Kremlin-installed authorities in four Ukrainian regions under Russian control claim victory in annexation votes, drawing global outrage, as Moscow warns it could use nuclear weapons to defend its territories.
Kremlin-installed authorities in four Ukrainian regions under Russian control have claimed victory in annexation votes, drawing global outrage, as Moscow warned it could use nuclear weapons to defend the territories.
Ukraine and its allies denounced the so-called referendums as a "sham," saying the West would never recognise the results of the ballots that have dramatically ratcheted up the stakes of Russia's seven-month aggression.
Pro-Russian authorities in Zaporizhzhia said 93.11 percent of voters backed joining Russia, according to preliminary results on Tuesday evening.
In Kherson, another Moscow-occupied region in southern Ukraine, officials said more than 87.05 percent of electors supported the move after all the ballots were counted.
In the eastern Luhansk region controlled by pro-Russia separatists, local authorities said more than 98.42 percent voted in favour of annexation, according to local authorities.
And officials in the Moscow-held Donetsk region claimed victory as well, with the local poll body saying 99.23 percent of the vote was for annexation.
"Saving people in the territories where this referendum is taking place ... is the focus of the attention of our entire society and of the entire country," Russian President Vladimir Putin said earlier during a televised meeting with officials.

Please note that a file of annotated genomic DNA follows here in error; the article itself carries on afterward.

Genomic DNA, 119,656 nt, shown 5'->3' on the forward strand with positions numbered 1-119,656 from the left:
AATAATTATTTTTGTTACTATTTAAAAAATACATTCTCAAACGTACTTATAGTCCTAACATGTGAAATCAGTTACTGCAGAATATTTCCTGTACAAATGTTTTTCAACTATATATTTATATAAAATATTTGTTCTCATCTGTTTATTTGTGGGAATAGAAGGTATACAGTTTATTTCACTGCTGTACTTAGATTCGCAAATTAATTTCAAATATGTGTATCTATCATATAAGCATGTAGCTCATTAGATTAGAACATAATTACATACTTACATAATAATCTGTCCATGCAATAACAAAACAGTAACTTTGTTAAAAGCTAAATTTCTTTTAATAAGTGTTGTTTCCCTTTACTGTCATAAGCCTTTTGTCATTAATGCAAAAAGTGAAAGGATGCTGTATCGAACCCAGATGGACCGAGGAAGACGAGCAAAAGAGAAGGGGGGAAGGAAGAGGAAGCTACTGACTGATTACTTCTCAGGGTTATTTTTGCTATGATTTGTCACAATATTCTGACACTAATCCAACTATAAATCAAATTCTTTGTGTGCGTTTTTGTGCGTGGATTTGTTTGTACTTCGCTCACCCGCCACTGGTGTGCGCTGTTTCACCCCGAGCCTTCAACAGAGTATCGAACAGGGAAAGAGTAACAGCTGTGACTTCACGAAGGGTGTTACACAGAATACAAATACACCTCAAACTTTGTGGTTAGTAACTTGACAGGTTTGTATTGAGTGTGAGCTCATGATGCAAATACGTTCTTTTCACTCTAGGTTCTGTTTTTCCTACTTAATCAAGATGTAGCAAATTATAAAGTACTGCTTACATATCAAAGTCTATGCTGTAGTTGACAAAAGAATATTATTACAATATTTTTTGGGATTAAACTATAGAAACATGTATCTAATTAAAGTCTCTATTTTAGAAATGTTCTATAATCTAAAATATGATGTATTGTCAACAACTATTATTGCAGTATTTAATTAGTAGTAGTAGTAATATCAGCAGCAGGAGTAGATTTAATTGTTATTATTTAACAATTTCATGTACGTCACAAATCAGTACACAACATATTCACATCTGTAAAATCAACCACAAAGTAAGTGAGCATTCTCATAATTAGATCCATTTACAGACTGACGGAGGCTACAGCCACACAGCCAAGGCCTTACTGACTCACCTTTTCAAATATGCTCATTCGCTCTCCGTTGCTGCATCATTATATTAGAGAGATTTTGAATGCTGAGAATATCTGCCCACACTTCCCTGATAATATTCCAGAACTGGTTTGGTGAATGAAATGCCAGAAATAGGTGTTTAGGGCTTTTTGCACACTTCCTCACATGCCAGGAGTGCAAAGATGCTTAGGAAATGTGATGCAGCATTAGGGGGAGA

His spokesman Dmitry Peskov said the votes would have "radical" legal implications and that the so-called referendums "will also have consequences for security", referring to Moscow's threats to use nuclear weapons to defend its territory.
'Nothing to talk about'
Ukraine's President Volodymyr Zelenskyy vowed that Kiev would defend its citizens in Moscow-held regions and rejected the referendums as a "farce."
And he said the votes mean Kiev will not negotiate with Moscow.
"There is nothing to talk about with (the) current Russian president," Zelenskyy said.
Russian forces this month have suffered serious setbacks in Ukraine's east and south, which observers say pushed Putin to rush ahead with the vote to cement Moscow's authority there.
Putin said Russia would use any and all available means to defend its territory, implying that after annexation, Moscow could deploy strategic nuclear weapons to repulse Ukrainian attempts to retake the territory.
"I want to remind you — the deaf who hear only themselves: Russia has the right to use nuclear weapons if necessary," former leader Dmitry Medvedev — a Putin ally who is now deputy chairman of Russia's security council — said on social media Tuesday.
Pentagon spokesperson Brigadier General Patrick Ryder said the United States was taking the reiterated threat "seriously" but had seen nothing to cause Washington to change its nuclear posture.
NATO chief Jens Stoltenberg said that "Russia must know that the nuclear war cannot be won and must never be fought."
The four Russian-occupied regions of Ukraine announced that they would hold the elections just days before voting began last Friday.
Together, they form a crucial land connection for the Kremlin between Russia and the Crimean peninsula, which Moscow annexed in 2014 and is otherwise only connected to the mainland by bridge.
China calls for respecting territorial integrity
US Secretary of State Antony Blinken vowed that the West would never recognise Russian annexations of the territories, threatening Moscow with "additional swift and severe costs" for its "diabolical scheme".
United States intends to submit a resolution urging member states "not to recognise any altered status of Ukraine and obligating Russia to withdraw its troops from Ukraine," said US envoy Linda Thomas-Greenfield.
Moscow's closest major ally since the Ukraine fighting, Beijing has yet to overtly condemn the offensive, but it told the Security Council on Tuesday that the "territorial integrity of all countries should be respected."
The so-called referendums follow a pattern that Moscow utilised in Crimea after nationwide street demonstrations saw Ukraine's Kremlin-friendly president ousted.
As in Crimea, the outcome was viewed by observers as a foregone conclusion.